Nov. 21, 2012
Tiobe Barron, OVN correspondent
Tuesday night, the Ojai City Council will consider extending its moratorium on the installation of Southern California Edison Smart Meters. Council passed the moratorium May 29 after hearing an outpouring of concerns from Ojai residents regarding privacy and questioning the safety of the new devices.
Tuesday night they will consider extending it for another year.
The California Public Utilities Commission (CPUC), however, has deemed Ojai’s ban illegal. In a letter dated June 5, Frank Lindh of the CPUC advised the Ojai City Council, “Under well-settled principles of California law, the city of Ojai has no authority to issue a ‘moratorium’ on this commission-approved public utility infrastructure program. It is our opinion, therefore, that the city’s ordinance is unlawful and unenforceable.”
Despite this edict from the body that governs all California public utility companies — and despite the fact that Ojai has allocated no funds to enforce the ordinance if it’s adopted — Ojai city staff still finds value in the symbolic gesture.
“We want to stay on-record for the reasons we adopted the moratorium last year,” said city attorney Joseph Fletcher. “There are issues we want resolved which have not been resolved by the PUC yet. We want to reduce or abolish the opt-out fee. We want to know: What has been installed, and where? We want the community to be as informed as possible, and that has been the continual hang-up people have with Edison.”
U.S. President Barack Obama signed the Recovery Act into law in February 2009, allocating $4.5 billion to the Department of Energy “to modernize the electric grid, enhance security of U.S. energy infrastructure and ensure reliable electricity delivery to meet growing demand,” according the CPUC website.
In Southern California, this resulted in the CPUC — headed by former Edison president Michael Peevey — using approximately $1.6 billion taxpayer money to design a “smart grid” with the major electric utility companies. The plan was to replace analog electric meters — along with the meter readers — with wireless Smart Meters, which would track energy consumption during peak hours. In addition to the regular Smart Meters, “repeater meters” that collect and send data for entire neighborhoods are also being installed.
“We can’t apparently get information on data collection meters,” said Fletcher. He added that it is believed these specific meters operate at a higher frequency and send data more often than regular meters, and it is unclear at this time whether or not a resident could opt-out of having one of these installed, even if a resident consented to a regular Smart Meter.
Proponents of Smart Meters argue that the devices could result in a 365,000-ton-per-year reduction in greenhouse emissions for the state. During a presentation to Ojai City Council in October 2011, representatives from SCE promised all their meter readers would be re-positioned within the company, and proposed that Smart Meters would create “more of a two-way relationship” between utility companies and customers.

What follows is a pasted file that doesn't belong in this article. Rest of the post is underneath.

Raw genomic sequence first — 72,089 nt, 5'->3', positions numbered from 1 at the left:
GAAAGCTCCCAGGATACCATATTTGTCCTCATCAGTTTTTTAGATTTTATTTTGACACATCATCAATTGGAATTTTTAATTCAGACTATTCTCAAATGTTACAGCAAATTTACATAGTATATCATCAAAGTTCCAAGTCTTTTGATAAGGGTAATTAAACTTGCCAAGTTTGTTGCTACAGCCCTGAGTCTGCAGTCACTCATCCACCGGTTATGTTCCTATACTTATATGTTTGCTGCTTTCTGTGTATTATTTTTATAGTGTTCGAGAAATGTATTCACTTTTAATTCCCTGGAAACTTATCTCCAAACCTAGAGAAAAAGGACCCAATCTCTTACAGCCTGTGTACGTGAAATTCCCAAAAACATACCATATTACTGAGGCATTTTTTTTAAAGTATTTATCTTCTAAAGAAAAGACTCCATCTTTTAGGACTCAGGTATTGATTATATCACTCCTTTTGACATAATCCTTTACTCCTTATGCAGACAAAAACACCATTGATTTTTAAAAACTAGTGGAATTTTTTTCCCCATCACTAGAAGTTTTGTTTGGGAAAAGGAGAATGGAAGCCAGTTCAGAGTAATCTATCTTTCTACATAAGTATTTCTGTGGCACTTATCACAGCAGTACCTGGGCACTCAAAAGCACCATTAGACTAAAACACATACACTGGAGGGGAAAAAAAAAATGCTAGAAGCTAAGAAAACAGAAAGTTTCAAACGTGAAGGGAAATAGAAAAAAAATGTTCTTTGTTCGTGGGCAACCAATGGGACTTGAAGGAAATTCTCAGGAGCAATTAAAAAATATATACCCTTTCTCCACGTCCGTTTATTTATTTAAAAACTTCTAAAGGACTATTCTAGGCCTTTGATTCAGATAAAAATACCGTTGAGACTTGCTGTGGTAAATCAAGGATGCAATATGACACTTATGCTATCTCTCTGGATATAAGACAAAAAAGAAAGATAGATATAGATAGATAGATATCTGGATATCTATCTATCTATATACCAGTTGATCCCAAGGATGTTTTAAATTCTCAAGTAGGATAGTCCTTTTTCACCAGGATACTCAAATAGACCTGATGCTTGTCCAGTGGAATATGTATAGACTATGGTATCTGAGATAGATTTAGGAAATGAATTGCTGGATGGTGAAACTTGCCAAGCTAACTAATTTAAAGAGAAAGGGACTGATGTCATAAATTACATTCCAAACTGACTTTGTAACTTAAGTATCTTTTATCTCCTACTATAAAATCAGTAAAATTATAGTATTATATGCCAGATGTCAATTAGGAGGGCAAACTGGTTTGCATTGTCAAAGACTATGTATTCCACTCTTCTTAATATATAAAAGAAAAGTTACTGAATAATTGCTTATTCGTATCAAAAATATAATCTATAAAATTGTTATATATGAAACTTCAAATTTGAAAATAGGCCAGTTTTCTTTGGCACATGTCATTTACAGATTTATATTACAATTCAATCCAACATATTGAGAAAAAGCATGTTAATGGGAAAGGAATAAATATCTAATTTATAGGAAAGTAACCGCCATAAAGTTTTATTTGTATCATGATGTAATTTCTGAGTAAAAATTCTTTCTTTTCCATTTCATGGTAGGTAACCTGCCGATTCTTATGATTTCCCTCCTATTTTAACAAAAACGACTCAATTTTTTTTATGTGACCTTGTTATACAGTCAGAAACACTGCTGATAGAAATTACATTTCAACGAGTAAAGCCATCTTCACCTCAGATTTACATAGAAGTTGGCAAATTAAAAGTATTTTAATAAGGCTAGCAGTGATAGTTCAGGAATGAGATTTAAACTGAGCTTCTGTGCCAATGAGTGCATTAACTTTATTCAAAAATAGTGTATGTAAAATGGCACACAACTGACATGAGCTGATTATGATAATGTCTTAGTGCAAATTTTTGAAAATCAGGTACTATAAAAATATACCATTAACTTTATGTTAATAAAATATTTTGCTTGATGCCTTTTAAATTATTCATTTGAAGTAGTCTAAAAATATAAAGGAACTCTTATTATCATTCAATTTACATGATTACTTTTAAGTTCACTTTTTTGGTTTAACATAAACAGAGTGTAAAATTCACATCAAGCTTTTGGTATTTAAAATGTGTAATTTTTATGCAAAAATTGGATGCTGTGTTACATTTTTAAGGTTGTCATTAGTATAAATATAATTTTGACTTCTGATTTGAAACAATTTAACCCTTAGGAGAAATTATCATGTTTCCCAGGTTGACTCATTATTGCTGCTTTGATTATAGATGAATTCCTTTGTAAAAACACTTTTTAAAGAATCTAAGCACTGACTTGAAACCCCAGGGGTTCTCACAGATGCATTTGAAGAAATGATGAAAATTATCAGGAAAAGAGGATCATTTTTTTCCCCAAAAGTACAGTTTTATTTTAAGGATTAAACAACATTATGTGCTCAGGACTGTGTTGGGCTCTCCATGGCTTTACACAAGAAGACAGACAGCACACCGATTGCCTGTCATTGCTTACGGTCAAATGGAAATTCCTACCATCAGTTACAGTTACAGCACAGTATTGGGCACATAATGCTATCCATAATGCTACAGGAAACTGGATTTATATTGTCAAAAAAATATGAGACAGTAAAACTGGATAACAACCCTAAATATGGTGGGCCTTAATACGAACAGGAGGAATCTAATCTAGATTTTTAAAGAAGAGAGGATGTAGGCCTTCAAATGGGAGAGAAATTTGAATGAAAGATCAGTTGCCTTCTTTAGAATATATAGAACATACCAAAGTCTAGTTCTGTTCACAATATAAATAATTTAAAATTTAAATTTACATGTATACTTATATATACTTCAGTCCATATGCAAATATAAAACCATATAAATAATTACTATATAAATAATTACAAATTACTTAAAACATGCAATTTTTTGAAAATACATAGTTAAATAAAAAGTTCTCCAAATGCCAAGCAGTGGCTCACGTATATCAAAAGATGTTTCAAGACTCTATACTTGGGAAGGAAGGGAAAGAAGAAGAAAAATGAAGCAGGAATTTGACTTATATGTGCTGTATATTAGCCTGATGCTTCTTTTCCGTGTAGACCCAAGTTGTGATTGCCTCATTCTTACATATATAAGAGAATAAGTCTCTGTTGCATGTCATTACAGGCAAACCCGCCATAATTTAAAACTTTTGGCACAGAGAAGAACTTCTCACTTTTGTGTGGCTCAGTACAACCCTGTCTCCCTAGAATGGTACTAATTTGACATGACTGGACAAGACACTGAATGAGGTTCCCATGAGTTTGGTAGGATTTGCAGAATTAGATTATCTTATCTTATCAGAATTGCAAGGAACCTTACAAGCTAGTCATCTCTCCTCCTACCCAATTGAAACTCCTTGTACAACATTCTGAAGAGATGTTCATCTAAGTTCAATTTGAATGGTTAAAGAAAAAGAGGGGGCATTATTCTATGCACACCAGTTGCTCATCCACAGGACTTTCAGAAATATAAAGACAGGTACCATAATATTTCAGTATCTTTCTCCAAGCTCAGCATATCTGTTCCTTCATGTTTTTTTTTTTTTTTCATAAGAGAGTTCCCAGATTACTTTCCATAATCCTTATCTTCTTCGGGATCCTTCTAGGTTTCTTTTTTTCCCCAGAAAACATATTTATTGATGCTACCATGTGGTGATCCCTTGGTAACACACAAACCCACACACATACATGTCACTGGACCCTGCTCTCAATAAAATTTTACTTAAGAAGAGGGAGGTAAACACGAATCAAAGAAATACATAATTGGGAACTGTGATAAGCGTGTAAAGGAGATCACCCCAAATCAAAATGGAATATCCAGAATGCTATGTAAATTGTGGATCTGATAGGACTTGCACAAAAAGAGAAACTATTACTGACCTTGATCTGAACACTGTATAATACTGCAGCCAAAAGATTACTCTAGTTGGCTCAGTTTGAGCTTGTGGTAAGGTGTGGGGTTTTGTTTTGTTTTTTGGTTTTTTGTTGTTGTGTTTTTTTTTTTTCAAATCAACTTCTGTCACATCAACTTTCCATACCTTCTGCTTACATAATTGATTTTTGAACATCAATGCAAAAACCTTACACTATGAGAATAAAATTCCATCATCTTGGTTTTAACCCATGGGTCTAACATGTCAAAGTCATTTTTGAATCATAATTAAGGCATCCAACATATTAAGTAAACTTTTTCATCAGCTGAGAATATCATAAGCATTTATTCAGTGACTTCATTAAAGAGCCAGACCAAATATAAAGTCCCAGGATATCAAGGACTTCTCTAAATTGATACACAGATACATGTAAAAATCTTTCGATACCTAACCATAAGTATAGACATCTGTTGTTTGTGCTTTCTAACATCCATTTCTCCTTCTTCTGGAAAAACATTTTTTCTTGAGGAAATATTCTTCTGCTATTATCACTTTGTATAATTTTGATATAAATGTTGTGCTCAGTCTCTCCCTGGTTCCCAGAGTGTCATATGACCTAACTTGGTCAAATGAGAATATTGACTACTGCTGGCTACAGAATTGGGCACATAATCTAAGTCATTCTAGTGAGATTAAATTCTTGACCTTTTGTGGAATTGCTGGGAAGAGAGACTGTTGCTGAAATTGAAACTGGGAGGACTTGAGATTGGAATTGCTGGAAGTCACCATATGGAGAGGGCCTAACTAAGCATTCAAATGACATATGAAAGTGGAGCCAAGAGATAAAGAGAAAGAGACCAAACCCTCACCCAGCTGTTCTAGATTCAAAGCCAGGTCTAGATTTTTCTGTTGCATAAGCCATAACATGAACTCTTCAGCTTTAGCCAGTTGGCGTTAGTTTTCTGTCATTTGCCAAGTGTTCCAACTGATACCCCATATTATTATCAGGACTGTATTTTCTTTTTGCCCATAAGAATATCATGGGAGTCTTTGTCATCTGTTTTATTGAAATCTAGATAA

“It is really about empowering the customer,” said SCE senior manager Michael Schulte at that meeting.
Upon learning there would be no option for commercial accounts to keep their analog meter — and that there would be a $70 initial and $10 monthly fee for residential accounts who wished to opt-out — SCE customers in Ojai spoke out in opposition of Schulte’s sentiment.
“Corporations are trying to cram this down people’s throats without any community input,” said Ojai resident Sue Williamson recently.
“To maintain two separate systems costs money,” countered SCE spokesman David Song. “It was not punitive. We are all about customer choice.”
While the CPUC examines the possibility of entire communities to opt-out of Smart Meter installation, Ojai city manager Rob Clark has written to SCE requesting information such as the location of Smart Meter banks (clusters) within the city of Ojai, the frequency emitted by wireless SCE equipment and proof of Federal Energy Regulatory Commission certification for all equipment used.
“For reasons of customer privacy and security, SCE is unable to provide you with detailed maps indicating the location of every Smart Meter,” responded SCE director of public affairs Michael Montoya. “Installations of the Smart Meters in the Ojai area are 97 percent complete and the remaining installations are expected to be completed by the end of 2012. SCE appreciates the concerns of the City Council and residents who do not wish to have Smart Meters installed. SCE believes its opt-out program addresses these concerns.”
“We got a non-answer, I would say,” said Clark at the Nov. 13 City Council meeting.
“We have to really assess whether they have good, sound reasoning for that,” added assistant city attorney Scott Howard.
The City Council welcomes public comment on its possible Smart Meter moratorium extension. The meeting is set for 7 p.m. Tuesday at City Hall, 401 S. Ventura St.
Visit www.sce.com and www.ci.ojai.ca.us for more information on Smart Meters in Ojai.
Nov. 21, 2012